DailyWritingTips.com readers frequently email a message or write a comment in which they disagree with me (usually but not always respectfully) about something I’ve written. Occasionally, a reader has misunderstood me. Now and then, I’ve been unclear or I’ve made a mistake. Sometimes, the issue is of a difference between the recommendations of one style guide and another. Regardless, sometimes readers tell me that they are going to do something their way regardless of the “rules.”
Writing (and editing) is both an art and a science, and the guidelines about producing prose are somewhat amorphous, for various reasons. As I mentioned, there’s more than one kind of style: Some writing and editing guides call for serial commas (a, b, and c), for example, while others recommend omitting serial commas (a, b and c) unless they’re necessary for clarity. There’s also a degree of flexibility: Introductory phrases should generally be separated from the main clause of the sentence by a comma (for example, as in “When the council met again the next day, the mood was somber”), but short phrases are sometimes given a pass (for example, as in “In effect it acts like a catalyst”).
In some cases, the flexibility is a matter of formality: Contractions (such as can’t in place of cannot) are rare in academic prose but ubiquitous in colloquial writing, for example, and both extremes are intrinsically valid. But one thing I always emphasize when readers disagree with my advice is this: If you are writing for your own pleasure, or if you self-publish (whether in print or online), you are the final authority and may choose which rules to follow and which to flout (though consider that, if you actually want other people to read what you write, with great power comes great responsibility).
But if you intend for your writing to be mediated — if you are submitting it for publication on a website, in a periodical, or in a book — you are generally expected to abide with a set of guidelines about grammar, syntax, usage, punctuation, and other issues of style.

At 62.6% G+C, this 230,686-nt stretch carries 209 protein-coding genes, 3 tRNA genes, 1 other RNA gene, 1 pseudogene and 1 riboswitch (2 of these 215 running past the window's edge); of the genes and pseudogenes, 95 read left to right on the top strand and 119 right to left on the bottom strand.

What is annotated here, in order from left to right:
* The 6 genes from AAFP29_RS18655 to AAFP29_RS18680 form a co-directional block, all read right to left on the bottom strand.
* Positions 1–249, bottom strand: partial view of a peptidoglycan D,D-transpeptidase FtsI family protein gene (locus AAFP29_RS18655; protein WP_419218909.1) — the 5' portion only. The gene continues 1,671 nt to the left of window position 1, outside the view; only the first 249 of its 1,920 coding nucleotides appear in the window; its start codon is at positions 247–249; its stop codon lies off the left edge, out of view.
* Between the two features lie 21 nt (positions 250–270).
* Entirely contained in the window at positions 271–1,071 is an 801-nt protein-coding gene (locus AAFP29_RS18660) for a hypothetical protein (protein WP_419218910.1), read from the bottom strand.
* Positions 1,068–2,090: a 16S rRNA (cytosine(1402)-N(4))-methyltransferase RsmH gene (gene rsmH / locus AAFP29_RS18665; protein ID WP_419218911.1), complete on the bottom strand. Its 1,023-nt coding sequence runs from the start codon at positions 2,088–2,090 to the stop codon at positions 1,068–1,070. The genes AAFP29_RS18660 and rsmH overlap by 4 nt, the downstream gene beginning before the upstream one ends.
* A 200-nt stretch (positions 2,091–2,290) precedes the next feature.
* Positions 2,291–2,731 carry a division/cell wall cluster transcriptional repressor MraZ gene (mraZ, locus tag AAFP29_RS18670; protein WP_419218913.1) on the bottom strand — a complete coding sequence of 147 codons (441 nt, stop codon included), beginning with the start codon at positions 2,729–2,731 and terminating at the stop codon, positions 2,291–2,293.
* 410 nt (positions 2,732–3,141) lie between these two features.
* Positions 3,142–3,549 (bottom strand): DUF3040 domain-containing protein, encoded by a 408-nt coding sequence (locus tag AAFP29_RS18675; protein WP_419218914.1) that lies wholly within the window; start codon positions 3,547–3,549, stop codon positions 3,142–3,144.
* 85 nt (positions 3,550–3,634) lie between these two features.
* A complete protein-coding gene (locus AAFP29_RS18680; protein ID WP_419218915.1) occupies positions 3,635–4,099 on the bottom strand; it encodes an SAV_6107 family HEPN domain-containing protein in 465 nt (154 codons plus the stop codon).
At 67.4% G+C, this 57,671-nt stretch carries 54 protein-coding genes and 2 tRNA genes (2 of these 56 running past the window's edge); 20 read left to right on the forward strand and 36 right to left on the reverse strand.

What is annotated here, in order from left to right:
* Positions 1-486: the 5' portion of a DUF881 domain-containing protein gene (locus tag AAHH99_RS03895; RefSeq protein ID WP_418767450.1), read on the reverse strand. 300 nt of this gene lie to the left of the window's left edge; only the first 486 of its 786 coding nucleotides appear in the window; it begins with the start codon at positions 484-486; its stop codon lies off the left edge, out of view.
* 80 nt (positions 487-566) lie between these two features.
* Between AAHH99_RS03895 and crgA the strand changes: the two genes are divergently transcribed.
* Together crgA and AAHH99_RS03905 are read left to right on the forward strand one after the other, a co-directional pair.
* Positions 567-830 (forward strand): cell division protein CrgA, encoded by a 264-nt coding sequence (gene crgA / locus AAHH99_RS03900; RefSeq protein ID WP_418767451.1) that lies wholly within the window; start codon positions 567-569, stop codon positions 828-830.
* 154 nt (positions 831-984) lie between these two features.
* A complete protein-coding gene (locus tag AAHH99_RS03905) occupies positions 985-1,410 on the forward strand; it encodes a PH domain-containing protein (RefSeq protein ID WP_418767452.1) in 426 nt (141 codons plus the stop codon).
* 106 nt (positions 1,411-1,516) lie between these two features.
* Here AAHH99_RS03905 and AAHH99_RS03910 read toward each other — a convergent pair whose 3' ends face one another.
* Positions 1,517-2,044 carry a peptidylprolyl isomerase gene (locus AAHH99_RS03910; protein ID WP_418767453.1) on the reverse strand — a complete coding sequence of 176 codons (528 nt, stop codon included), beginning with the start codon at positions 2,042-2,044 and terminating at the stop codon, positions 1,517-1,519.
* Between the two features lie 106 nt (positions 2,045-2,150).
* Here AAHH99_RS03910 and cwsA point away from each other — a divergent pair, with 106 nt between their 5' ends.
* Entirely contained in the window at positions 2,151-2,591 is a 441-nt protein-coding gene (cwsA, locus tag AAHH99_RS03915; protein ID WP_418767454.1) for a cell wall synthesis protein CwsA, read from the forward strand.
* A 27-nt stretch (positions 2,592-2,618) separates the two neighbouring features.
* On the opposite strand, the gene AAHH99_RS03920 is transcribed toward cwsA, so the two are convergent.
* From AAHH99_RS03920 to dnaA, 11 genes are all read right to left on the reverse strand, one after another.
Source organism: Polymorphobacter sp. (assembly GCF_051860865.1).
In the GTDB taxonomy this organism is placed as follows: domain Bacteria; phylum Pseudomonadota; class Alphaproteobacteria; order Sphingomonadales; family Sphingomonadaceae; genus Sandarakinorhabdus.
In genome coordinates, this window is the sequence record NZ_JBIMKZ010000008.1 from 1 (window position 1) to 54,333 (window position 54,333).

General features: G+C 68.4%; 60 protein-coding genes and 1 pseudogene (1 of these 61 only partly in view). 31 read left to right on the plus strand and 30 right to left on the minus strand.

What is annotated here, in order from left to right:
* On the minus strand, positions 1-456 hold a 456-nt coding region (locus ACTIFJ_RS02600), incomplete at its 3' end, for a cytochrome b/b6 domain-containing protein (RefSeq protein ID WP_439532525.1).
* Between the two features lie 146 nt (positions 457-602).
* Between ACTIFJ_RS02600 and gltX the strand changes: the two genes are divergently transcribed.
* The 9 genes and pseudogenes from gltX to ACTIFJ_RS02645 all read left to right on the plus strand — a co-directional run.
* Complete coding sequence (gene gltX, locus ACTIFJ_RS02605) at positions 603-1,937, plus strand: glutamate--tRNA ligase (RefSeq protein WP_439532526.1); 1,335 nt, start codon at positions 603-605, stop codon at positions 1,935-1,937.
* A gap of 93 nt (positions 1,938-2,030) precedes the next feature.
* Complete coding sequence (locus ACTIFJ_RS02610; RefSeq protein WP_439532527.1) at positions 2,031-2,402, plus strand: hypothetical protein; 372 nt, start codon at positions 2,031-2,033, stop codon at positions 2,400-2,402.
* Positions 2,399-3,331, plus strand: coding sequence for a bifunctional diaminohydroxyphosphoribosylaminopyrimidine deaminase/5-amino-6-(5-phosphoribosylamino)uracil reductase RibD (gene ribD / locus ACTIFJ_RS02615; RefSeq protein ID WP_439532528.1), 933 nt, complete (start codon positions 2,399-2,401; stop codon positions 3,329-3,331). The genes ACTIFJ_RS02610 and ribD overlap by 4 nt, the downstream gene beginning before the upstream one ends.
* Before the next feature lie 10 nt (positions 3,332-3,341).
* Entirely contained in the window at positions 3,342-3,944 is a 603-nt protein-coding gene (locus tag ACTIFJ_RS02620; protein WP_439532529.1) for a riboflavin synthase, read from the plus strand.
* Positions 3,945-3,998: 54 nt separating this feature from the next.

Exceptions exist, of course — and they’re called style breaks, because they break with the standards for style. For example, one book I copyedited was a second edition of a guide to herbs. The author had (erroneously, according to prevailing style) capitalized all the plant names and made other editorial decisions that I thought diminished the book’s authoritativeness, so I lowercased the names and made other style changes.
When I received a complimentary copy of the published new edition from the publisher, I noticed that the plant names were capitalized, as before. Apparently, the author had felt strongly about retaining the capitalization and had asked that it be restored (or had done so himself while reviewing the edited manuscript).
I should have queried the publisher’s project editor before making such a comprehensive editorial decision, but I am glad that the author did not name me on the acknowledgments page. The decision about whether to allow such profligate capitalization is for the publisher to make, but although most readers may not notice — or are unlikely to realize or care that lowercase style is the norm for such usage — it looks amateurish, especially when hundreds of references to dozens of herbs appear throughout the book.